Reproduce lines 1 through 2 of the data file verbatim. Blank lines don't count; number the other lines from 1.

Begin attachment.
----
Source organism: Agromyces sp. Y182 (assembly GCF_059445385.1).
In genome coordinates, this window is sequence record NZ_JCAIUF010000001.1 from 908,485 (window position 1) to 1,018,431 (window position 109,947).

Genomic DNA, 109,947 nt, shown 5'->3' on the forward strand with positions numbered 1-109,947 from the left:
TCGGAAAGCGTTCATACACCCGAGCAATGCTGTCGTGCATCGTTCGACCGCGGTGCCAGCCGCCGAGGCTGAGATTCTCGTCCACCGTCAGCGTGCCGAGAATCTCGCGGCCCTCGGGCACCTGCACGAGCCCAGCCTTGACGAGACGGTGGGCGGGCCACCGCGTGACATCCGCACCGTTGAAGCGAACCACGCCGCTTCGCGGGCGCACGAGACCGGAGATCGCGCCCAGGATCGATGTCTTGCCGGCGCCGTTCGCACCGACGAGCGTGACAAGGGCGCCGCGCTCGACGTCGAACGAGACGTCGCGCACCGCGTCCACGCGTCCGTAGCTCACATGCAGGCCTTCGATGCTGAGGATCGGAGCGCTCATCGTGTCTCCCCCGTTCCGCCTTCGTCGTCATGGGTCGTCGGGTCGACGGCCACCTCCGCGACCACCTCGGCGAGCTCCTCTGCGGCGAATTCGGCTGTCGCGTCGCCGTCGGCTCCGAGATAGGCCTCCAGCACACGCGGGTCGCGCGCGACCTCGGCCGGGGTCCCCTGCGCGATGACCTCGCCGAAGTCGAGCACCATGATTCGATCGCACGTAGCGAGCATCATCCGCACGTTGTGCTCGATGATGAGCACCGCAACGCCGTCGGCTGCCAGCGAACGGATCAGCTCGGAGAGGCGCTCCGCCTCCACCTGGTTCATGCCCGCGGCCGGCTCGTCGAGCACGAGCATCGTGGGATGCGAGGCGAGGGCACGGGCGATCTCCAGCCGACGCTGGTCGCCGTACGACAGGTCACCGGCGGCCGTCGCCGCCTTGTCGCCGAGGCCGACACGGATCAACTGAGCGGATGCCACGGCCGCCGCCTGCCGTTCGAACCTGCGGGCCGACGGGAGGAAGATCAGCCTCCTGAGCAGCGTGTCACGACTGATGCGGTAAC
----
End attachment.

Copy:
Source organism: Agromyces sp. Y182 (assembly GCF_059445385.1).
In genome coordinates, this window is sequence record NZ_JCAIUF010000001.1 from 908,485 (window position 1) to 1,018,431 (window position 109,947).